By John Chambless
Lucy Marlett got hundreds of birthday presents on March 24. Neatly stacked in the auditorium of the Avon Grove Intermediate School, they were a way of celebrating Lucy's brief life, and wrapping her family in a consoling embrace.
Lucy passed away on Feb. 8 after battling mitochondrial disease for her entire life. She didn't quite make it to her sixth birthday. Her older siblings -- Jack, Megan and Sophie -- attend Avon Grove schools, so to express their condolences, the students, staff and parents contributed to a toy drive that will put hundreds of new toys into the hands of sick children at A.I. duPont Hospital, where Lucy spent much of her life.
Organized through the Avon Grove School District PTA/PTOs, three schools contributed to the effort, collecting donations for two weeks. The results were kept secret from Lucy's parents, Drew and Nicole, until Monday afternoon, when they came to see the small mountain of toys, dolls, games, and activity books. They will be donated to the Child Life Department at the hospital, which gives new toys to children and their families, to help pass the time during the long days of treatment and recovery.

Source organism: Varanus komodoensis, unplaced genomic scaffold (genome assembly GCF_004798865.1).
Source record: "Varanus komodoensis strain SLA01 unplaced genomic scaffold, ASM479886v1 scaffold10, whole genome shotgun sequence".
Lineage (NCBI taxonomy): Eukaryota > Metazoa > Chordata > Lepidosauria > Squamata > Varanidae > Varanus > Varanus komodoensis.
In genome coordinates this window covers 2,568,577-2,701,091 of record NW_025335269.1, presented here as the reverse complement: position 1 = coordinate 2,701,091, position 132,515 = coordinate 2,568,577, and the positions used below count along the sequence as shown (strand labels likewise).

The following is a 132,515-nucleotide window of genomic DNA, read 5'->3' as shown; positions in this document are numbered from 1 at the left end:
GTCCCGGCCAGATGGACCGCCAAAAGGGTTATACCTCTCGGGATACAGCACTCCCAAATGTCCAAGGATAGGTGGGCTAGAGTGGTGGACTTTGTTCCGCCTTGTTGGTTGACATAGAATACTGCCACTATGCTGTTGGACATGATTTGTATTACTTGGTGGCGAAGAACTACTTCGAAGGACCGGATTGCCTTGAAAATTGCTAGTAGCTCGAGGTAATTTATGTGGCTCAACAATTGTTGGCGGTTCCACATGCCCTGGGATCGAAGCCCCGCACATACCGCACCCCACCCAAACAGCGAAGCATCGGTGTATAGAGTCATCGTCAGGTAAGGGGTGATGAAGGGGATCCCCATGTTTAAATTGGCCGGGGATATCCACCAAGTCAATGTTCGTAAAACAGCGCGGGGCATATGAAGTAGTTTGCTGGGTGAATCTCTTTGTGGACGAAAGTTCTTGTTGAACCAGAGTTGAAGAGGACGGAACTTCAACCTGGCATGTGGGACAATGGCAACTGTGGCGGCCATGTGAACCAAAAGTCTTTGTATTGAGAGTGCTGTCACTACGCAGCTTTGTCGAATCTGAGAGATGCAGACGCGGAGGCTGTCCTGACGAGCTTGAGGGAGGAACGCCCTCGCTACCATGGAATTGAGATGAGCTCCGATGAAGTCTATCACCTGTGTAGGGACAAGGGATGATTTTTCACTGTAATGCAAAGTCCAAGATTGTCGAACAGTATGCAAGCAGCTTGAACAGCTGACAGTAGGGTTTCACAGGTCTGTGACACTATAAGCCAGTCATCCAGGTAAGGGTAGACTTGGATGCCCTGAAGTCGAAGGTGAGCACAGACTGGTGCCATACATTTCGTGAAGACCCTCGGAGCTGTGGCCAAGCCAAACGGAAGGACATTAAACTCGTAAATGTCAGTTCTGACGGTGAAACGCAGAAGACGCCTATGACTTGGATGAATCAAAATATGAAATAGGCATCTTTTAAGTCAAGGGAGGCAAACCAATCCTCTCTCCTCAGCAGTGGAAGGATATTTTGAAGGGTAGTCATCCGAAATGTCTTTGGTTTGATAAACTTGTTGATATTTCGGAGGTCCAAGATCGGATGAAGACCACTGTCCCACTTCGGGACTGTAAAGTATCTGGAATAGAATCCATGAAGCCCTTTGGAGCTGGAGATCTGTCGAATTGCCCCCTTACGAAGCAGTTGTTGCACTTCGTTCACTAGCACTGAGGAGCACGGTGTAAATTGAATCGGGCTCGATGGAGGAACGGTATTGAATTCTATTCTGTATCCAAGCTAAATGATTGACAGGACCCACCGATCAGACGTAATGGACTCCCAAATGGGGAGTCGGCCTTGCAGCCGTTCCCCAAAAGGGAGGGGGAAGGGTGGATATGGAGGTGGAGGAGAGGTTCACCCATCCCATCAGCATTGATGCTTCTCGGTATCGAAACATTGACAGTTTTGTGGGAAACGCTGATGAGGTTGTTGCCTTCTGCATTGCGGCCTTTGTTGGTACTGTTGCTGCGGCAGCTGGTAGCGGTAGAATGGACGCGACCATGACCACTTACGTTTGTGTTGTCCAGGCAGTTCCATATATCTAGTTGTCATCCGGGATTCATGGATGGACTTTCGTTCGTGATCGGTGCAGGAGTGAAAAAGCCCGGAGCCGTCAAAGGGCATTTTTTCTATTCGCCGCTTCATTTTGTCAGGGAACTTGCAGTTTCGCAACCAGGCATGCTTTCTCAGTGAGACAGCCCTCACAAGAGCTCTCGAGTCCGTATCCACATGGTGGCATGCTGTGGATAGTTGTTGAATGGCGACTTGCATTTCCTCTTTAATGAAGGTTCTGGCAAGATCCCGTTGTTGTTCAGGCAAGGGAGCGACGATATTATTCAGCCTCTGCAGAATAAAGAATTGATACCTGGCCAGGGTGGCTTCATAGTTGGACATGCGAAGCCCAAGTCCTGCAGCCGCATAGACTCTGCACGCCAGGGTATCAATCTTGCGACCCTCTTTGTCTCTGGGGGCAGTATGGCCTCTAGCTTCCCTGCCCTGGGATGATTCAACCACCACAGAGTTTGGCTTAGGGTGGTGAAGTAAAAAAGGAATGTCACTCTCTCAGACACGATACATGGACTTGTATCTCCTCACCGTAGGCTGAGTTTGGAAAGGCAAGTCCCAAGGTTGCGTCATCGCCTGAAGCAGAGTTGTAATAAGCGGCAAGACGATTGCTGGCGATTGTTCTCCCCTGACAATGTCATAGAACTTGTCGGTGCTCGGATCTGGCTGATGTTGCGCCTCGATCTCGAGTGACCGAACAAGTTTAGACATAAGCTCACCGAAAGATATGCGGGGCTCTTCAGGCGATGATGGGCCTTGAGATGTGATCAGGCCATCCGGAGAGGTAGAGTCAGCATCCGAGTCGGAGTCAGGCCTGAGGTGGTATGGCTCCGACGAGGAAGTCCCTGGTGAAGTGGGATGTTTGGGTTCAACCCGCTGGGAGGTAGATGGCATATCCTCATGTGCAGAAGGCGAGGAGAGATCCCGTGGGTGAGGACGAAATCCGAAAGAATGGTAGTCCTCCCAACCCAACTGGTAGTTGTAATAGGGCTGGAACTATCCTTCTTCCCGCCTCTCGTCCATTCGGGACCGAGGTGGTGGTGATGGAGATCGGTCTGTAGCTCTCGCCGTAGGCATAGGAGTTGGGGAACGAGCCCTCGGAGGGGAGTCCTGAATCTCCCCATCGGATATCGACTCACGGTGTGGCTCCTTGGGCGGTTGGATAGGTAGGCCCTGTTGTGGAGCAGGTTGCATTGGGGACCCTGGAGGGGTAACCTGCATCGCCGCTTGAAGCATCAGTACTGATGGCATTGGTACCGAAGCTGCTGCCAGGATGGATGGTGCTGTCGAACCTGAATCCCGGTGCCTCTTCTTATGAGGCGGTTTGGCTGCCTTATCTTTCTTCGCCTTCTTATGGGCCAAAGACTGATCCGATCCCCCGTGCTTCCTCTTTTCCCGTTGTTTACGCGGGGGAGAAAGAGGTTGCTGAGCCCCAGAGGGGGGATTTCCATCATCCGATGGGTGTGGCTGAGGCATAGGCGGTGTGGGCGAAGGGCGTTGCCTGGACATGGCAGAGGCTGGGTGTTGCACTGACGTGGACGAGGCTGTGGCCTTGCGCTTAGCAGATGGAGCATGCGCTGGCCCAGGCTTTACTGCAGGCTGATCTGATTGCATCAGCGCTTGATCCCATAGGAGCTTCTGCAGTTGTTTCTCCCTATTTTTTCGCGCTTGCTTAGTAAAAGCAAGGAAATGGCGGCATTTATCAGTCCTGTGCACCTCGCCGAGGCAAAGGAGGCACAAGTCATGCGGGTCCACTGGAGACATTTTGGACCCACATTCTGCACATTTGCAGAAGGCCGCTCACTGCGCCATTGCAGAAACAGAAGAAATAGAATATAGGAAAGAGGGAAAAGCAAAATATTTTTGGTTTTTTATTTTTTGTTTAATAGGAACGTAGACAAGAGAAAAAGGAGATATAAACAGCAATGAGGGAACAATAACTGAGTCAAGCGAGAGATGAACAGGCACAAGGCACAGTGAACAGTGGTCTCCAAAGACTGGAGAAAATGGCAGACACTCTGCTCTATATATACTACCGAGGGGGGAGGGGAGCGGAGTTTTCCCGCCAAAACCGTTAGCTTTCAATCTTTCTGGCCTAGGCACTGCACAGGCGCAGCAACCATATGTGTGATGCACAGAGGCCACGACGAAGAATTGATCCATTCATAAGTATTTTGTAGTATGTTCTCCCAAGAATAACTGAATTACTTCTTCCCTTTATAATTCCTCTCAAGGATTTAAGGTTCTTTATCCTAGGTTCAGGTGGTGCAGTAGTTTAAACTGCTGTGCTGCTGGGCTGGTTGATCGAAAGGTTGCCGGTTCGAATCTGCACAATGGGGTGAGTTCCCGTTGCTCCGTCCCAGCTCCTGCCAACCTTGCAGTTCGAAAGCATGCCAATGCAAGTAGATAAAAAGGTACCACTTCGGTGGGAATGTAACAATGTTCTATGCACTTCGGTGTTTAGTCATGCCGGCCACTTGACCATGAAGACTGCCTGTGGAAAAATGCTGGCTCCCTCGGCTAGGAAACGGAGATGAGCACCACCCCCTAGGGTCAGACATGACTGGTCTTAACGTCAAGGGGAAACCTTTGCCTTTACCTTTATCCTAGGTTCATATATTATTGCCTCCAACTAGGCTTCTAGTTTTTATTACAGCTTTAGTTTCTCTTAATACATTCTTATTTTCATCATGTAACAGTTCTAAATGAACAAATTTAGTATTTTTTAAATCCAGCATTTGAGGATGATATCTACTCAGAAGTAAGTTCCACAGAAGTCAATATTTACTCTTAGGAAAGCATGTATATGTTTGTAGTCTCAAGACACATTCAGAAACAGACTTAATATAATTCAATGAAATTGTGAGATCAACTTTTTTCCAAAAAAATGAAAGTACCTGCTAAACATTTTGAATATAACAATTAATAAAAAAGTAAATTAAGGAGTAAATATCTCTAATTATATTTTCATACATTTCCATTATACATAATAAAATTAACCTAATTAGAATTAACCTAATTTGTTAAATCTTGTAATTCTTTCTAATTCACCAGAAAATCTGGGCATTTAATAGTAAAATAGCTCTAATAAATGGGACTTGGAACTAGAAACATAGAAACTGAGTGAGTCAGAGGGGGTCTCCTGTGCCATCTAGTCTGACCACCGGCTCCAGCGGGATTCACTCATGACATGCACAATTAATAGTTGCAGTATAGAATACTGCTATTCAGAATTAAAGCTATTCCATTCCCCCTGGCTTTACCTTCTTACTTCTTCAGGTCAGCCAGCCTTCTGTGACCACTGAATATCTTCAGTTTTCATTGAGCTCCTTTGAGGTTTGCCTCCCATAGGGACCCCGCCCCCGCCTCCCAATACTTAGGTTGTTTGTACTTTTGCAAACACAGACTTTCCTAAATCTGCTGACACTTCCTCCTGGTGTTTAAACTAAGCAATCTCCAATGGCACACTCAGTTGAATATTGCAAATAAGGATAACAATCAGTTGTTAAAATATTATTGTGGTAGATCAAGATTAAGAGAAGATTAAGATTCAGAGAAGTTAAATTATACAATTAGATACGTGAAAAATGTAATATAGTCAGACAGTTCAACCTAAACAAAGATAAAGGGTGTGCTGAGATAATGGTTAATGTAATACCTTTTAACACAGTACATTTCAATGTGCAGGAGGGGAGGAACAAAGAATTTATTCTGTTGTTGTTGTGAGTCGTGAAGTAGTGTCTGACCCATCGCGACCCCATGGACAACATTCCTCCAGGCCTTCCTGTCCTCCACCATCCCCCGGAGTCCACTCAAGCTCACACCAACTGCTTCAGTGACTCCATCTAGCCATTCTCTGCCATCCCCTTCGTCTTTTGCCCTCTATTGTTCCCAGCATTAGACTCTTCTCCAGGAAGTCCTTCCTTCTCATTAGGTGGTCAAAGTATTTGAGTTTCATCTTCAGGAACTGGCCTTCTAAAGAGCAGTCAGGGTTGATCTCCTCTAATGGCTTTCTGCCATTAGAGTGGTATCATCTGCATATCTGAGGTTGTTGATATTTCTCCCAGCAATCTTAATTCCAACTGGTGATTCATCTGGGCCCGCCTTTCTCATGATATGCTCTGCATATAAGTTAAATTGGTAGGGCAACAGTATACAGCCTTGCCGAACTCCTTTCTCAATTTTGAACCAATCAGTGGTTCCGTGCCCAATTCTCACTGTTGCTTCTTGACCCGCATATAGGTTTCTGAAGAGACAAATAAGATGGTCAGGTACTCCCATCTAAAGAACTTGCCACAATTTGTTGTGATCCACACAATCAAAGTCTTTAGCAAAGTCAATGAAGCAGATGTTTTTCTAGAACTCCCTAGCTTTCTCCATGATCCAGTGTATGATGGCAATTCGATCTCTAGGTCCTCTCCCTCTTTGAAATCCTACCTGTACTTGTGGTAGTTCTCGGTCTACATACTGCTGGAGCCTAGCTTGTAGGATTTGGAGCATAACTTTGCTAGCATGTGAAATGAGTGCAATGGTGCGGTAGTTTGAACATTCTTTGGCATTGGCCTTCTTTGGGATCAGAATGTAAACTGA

When the door was opened for Nicole and Drew on Monday, Nicole immediately teared up as her daughter, Megan, held her arm. "Oh, wow," she whispered as she walked toward the toys, most of which were in girly pink packaging.
As Jack, Megan and Sophie darted around the tables, pointing out the carton overflowing with crayons, the dozens of Uno card sets, stacks of activity books and Play-Doh, and crates full of Hot Wheels cars, Nicole wiped away tears.
"We knew we wanted to pay back two organizations," she said. "One was the United
Mitochondrial Disease Foundation, so when she passed, we made a joint research fund for them. The other was to give back to the place that has given us so much, the A.I. duPont Hospital, which we affectionately refer to as our home away from home.
"I knew that there would be a lot of people who wanted to do something," Nicole continued, "so we felt like this was a great way for the little people in her life to do something in her honor that's really tangible. We heard lots of stories from families who said that they took their kids to buy a present for Lucy's birthday to give back to the hospital. One mom said this was the first time she took her kids shopping when they didn't ask for something for themselves."
While Sophie darted around the stacks of toys, she repeatedly squeezed a stuffed bunny that played a snippet of Lucy shouting, "I LOVE you, SOPHIE!" Nicole smiled and said that each of Lucy's siblings got a special message in their own stuffed toys, so they could always have a little bit of Lucy with them.
The family took thousands and thousands of photos of Lucy, gave her experiences of a family trip to the beach, amusement parks, and Disney World, even though it meant putting a mask on Lucy to keep away infections, and taking all of her medical equipment everywhere they went.